Gladstone, two books and a film for Christmas | Gladstone's Library

Gladstone, two books and a film for Christmas

by |

This is my Christmas…I was going to say ‘letter’, but I guess it is more of a homily. Hey-ho!  I don’t get to preach often these days but this is what I feel 'compelled' to write. My text, if you can call it that, comes from Naomi Alderman, now a much lauded and fully established novelist, who was our first Writer in Residence in 2012. She wrote for us this short piece about the widening circle of us:

When Gladstone was born, his father made money from the slave-trade, and the circle of "real human beings" extended no further than adult Christian white men with property. Slowly we've moved that circle outward, expanding it liberally. Not just men with property, but all men. Not just white men but black men. Not just men but women. Not just Christians but also all faiths and none. Not just able-bodied, but also those who are disabled. Not just straight but also gay. Not just cis-gendered but also transgendered. That is what it means to be liberal. To open up the doors of power and influence. To make sure that we invite people in, because we know that our humanity is damaged when we start seeing other people as less-than-people.

Gladstone was, by the end of his life, a key part of that process of widening the circle of us. Gladstone wanted the British to consider ‘the sanctity of life’ of every human life at home and abroad ‘as inviolable in the eyes of almighty God’ as our own. There were no exceptions of race, class or national boundaries: ‘All human beings have the same claims upon our support. The ground on which we stand here is not British or European, but it is human. Nothing narrower than humanity could pretend for a moment justly to represent it.’

His orbit of concern by the end of his life embraced all faiths and all oppressed peoples. The impoverished Jews in London’s East End summed it up well by writing at the end of Gladstone’s life that he possessed a ‘large heart which beat warmly for the oppressed in any country.’

I had always taken it for granted that the circle would continue to widen as it has done throughout my life. That widening asked us for a liberality of welcome, an open-handed spirit of inclusion, that embraced all people regardless of race, class, gender or sexuality. Of late, in this country, the US and parts of Europe there has been the start of a constriction of the circle of us. The widening can no longer be taken for granted.

Gladstone’s Library tries to be true its founder by being open and inclusive and to be part of the widening circle. Thankfully we are able to give space to those who think carefully and critically about the world, its threats of contraction and exclusion, who through their writing and speaking alert us to the dangers. The poet, Ian Parks, another of our 2012 Writers in Residence, muses on Gladstone and his penchant for cutting down trees and his longing to take up Gladstone’s axe that is on display safely behind glass in the Library:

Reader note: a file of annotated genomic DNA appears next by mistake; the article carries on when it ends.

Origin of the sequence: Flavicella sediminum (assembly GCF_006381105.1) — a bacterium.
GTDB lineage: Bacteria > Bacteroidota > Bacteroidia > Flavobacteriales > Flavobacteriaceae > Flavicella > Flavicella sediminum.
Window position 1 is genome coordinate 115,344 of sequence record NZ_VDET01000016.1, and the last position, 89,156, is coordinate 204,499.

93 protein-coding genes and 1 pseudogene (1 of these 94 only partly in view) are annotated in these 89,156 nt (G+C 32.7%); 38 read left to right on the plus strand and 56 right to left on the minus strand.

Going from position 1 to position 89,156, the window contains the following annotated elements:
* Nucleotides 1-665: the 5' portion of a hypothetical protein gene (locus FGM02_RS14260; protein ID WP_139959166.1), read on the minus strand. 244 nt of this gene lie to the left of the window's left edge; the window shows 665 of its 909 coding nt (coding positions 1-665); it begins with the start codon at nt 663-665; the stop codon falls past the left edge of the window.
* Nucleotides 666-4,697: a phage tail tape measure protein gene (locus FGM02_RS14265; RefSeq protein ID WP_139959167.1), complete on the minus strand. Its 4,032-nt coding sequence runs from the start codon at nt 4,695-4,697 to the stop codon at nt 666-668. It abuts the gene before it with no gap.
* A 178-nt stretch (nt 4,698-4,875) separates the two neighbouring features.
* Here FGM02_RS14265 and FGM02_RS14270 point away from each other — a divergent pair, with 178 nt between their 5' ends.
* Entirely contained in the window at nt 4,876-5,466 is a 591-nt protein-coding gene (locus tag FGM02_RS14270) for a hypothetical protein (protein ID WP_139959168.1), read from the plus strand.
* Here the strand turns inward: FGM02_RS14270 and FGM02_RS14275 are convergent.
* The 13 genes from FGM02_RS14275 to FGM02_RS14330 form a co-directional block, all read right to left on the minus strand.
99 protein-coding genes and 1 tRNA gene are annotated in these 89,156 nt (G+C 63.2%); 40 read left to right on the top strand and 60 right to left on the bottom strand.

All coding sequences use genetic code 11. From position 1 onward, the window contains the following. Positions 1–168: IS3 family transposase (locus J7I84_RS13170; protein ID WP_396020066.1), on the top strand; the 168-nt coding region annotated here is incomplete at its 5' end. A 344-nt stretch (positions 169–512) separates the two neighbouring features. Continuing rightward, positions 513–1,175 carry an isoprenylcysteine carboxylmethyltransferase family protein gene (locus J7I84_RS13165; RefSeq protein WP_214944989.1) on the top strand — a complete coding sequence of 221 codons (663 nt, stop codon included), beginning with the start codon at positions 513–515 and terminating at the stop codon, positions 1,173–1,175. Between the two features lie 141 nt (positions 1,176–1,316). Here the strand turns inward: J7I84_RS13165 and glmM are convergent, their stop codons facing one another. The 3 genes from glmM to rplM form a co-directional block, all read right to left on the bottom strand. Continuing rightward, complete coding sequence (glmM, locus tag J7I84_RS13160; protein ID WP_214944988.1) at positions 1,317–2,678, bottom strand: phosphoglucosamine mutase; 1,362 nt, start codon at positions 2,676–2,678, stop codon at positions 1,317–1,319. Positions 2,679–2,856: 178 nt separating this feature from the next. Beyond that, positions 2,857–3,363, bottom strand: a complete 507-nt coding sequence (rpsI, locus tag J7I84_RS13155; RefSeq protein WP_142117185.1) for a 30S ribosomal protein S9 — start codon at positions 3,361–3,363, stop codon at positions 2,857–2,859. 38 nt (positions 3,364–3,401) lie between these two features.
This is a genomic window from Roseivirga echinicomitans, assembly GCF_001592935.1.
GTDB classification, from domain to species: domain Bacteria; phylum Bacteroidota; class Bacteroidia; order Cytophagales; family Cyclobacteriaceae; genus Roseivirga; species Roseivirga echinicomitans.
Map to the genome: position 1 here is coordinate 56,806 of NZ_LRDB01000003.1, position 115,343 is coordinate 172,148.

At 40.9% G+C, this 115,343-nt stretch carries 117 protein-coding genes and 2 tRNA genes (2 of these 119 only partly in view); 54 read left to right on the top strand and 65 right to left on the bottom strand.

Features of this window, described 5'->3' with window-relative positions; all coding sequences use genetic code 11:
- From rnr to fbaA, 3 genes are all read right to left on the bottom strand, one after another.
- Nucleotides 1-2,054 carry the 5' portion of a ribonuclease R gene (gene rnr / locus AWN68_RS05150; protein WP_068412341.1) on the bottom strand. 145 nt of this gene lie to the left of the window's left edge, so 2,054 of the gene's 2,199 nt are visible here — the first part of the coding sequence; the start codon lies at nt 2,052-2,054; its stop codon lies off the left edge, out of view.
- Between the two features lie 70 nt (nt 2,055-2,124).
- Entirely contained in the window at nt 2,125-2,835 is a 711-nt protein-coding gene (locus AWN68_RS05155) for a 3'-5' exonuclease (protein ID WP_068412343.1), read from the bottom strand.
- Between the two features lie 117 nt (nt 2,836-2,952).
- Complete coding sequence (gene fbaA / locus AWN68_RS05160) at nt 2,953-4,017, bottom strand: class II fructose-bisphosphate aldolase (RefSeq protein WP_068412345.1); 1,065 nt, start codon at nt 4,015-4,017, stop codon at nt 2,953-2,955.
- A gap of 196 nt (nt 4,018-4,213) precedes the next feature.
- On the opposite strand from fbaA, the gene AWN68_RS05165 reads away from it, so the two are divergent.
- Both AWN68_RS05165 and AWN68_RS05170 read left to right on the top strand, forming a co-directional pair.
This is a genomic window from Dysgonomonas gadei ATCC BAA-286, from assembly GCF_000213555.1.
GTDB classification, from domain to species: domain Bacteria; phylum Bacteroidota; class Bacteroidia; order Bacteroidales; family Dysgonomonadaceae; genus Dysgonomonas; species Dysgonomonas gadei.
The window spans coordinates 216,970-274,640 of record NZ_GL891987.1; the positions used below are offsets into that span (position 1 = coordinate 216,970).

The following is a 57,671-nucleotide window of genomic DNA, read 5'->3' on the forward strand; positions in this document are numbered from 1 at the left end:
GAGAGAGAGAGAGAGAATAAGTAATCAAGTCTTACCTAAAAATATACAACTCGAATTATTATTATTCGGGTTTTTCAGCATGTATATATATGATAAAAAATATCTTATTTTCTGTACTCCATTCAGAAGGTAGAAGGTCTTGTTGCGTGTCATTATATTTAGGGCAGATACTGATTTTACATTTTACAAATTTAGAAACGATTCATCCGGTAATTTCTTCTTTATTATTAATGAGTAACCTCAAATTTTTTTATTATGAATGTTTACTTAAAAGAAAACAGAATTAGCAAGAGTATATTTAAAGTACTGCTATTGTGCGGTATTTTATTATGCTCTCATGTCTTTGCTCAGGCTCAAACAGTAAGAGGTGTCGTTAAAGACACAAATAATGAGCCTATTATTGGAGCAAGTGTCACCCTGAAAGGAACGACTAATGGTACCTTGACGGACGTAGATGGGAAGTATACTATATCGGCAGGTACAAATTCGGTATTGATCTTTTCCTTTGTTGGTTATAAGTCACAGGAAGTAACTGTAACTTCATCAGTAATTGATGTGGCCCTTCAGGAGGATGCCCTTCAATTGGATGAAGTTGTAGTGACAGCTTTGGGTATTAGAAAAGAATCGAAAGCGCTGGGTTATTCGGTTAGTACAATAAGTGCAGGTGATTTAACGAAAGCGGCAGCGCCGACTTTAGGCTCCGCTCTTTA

I want to break the intervening glass,
remove it from its velvet case,
grip it tightly with both hands
and without reverence or restraint
go out into the world
and do some felling of my own.

We are drawn to the Library out of a desire to uphold those inclusive liberal values. We spend time in the Library pondering those values and how to uphold and protect them.

This past year I have been especially proud of two books from former Writers in Residence at the Library, Sarah Perry and Melissa Harrison. Sarah Perry’s Melmoth is a magnificent book born, I believe, out of a belief that we must be witnesses to atrocities. The woman Melmoth, in Sarah’s novel, is a witness to the crucifixion of Christ but someone who denied it and so is condemned to wander the earth witnessing the world’s horrors and atrocities. I sense that it is for Sarah a book about the duty of a novelist to bear witness to keep her eyes open to what is happening in the world.  It is a gripping and important book.

Equally important is Melissa Harrison’s novel All Among the Barley. Like all of Melissa’s writing the rhythms of the English countryside are beautifully observed. Although set in 1930s it is also about today: the allure of fascism and the extreme right in the guise of serenading and defending the rhythms and rituals of British country life.

I am going to give multiple copies of both these novels as Christmas presents this year. You could also give yourself a treat and watch the brilliant film of Naomi Alderman’s Disobedience which, like Sarah and Melissa’s books, is also truthful, observant and full of humanity.

Happy Christmas and thank you for all your support throughout the past year. Christmas is not only about hope and joy but also about the thwarting of the Herods of this world.

Merry Christmas and happy thwarting in 2019!

Peter Francis
Warden and Director of Gladstone’s Library